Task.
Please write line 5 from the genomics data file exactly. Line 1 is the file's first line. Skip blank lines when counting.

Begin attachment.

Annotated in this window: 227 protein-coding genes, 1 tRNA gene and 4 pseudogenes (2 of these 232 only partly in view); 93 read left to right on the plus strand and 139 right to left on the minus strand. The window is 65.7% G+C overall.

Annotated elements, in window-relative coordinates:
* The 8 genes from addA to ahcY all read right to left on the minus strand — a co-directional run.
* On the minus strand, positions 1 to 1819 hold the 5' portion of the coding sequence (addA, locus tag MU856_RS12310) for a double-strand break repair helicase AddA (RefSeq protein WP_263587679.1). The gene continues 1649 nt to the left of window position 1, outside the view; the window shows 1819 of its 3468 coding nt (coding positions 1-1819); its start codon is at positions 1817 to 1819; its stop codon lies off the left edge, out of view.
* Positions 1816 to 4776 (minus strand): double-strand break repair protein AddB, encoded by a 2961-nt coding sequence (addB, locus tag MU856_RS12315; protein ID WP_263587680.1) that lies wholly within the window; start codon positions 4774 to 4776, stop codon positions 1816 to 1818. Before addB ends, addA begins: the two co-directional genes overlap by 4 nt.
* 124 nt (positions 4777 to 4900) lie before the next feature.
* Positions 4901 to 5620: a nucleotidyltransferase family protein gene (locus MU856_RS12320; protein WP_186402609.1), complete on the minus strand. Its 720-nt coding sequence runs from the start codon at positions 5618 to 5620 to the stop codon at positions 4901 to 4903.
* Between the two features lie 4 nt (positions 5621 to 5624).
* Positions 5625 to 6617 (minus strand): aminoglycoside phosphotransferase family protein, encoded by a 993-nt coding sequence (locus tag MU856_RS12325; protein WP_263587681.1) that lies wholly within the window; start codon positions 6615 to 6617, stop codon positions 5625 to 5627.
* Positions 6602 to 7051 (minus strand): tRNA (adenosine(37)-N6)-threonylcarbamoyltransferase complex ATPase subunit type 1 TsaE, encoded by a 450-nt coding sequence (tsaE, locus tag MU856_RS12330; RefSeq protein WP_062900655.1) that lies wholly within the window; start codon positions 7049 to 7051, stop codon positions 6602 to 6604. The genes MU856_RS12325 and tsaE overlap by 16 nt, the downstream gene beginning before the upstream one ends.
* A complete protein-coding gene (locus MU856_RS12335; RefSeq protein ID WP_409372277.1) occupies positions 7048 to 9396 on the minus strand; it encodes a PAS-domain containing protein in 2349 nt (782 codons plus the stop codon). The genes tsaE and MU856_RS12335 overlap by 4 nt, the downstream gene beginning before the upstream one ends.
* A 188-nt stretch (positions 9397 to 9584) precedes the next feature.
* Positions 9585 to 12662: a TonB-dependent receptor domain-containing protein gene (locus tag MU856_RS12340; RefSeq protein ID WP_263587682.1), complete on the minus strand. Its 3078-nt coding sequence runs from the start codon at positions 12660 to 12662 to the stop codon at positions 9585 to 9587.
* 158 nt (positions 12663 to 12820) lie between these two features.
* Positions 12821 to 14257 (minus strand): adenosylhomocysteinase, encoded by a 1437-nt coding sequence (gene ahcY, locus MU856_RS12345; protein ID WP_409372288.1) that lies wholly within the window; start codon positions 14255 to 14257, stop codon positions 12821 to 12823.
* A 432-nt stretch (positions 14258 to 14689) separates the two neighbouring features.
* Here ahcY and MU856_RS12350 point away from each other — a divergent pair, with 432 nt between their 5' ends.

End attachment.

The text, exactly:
* Positions 1816 to 4776 (minus strand): double-strand break repair protein AddB, encoded by a 2961-nt coding sequence (addB, locus tag MU856_RS12315; protein ID WP_263587680.1) that lies wholly within the window; start codon positions 4774 to 4776, stop codon positions 1816 to 1818. Before addB ends, addA begins: the two co-directional genes overlap by 4 nt.